Friday 3 February 2023

Foreigner resident forced to leave his Costa Rican children at San Jose airport and return to the U.S.

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3 February 2023 - At The Banks - BCCR

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(QCOSTARICA) Without fully understanding what was happening and without being able to say goodbye, a foreigner residing in Costa Rica was separated from his Costa Rican children upon arrival at the Juan Santamaría airport in San Jose and forced to return to the United States.

The arrivals hall at the Juan Santamaria International airport in San Jose

The incident occurred on the rainy morning of June 14, when Keith Clower and his two minor children, ages 10 and 14, were returning from an emergency trip they had to make to Florida due to the death of a relative.

Rebecca Savitsky Vargas, a Costa Rican and Clower’s ex-wife, told La Nación that she realized what had happened while she was waiting for her family outside the terminal.

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“I got a message from Keith. He told me that the boys had been taken elsewhere and he was not allowed to pass (…). They (the children) didn’t know what was going on, they just knew that they wouldn’t see their dad anymore.

“They were going to be taken away by the Patronato Nacional de la Infancia (child welfare agency), it didn’t even occur to them to ask if they had a mother. It was when an airport employee that he came out and I asked him. He went back and returned with news,” said Savitsky.

The woman said that immigration officials prevented her husband from entering, alleging that the country had closed its borders to foreigners as part of the measures against COVID-19.

However, she alleged that his spouse is a permanent resident in Costa Rica and fulfilled the conditions established by the health authorities as exceptions to the incoming restriction.

She indicated that her ex-husband presented the documents that stated that he was the father of the minors and the death certificate of his sister, but that they still forced him to return on the same flight he came in on.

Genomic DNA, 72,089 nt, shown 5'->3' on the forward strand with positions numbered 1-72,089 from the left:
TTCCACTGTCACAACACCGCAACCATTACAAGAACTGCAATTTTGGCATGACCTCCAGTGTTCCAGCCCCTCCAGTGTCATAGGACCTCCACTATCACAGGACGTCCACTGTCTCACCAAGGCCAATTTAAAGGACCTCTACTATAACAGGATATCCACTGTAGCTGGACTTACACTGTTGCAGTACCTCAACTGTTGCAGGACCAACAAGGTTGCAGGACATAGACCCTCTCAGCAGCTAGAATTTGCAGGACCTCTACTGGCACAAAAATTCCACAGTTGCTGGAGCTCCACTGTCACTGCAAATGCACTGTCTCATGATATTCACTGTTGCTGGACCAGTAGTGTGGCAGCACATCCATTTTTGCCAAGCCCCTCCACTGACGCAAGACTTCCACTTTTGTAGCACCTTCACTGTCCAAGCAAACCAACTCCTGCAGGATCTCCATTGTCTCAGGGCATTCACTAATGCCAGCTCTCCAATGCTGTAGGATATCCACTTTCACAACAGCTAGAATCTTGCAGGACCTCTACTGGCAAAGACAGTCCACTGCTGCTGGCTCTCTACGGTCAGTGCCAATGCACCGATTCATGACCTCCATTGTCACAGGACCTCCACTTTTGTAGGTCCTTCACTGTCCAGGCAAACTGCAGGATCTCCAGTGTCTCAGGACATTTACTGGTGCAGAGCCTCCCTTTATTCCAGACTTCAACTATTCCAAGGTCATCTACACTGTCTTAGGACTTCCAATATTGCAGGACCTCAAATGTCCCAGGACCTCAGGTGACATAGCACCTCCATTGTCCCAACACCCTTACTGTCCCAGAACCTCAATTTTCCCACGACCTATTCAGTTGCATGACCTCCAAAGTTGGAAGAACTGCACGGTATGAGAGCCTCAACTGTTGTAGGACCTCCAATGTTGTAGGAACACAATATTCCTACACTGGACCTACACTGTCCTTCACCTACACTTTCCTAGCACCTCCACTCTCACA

The family filed an appeal (recurso de amparo) to the Constitutional Court  or Sala IV, as it is commonly referred to, against Raquel Vargas, head of Costa Rican immigration service, the Dirección General de Migración y Extranjería (DGME).

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The appeal indicates that, in addition to failing to comply with the regulations established to allow foreigners to enter the country, the rights of the two minors were also violated.

Clower is currently in Florida awaiting a resolution.

Regarding this case, the DGME indicated: “the particular case of Mr. Keith Alan Clower, it is stated that he is a permanent resident and precisely had an entry impediment, a situation for which, despite appearing to be within one of the cases of exception to the restriction of entry, could not enter the country and the respective rejection was made”.

After the government imposed border restrictions to deal with the pandemic, which includes the entry ban of foreigner residents who left the country after March 24, immigration issued a series of provisions on exceptional cases.

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In fact, two circulars published in the months of March and April indicate that admission is allowed for foreigner parents with Costa Rican minor children who are duly accredited.

The foreigner’s family reported that the Sala IV admitted the appeal last Thursday. Now, they are waiting for some resolution.

The appeal requests that the director ff Immigration be ordered to nullify the administrative acts that prevented Clower from entering Costa Rica.

It also demands that the foreigner be allowed to return to the country as soon as possible in accordance with airport immigration procedures.

In addition, it requests that “the State be ordered to pay personal and procedural costs, as well as for damages generated by the reproached behaviors, basically represented in the pain, anguish, and uncertainty of those affected by not having their parent at their side, as well as for the expenses and charges assumed by Mr. Clower”.

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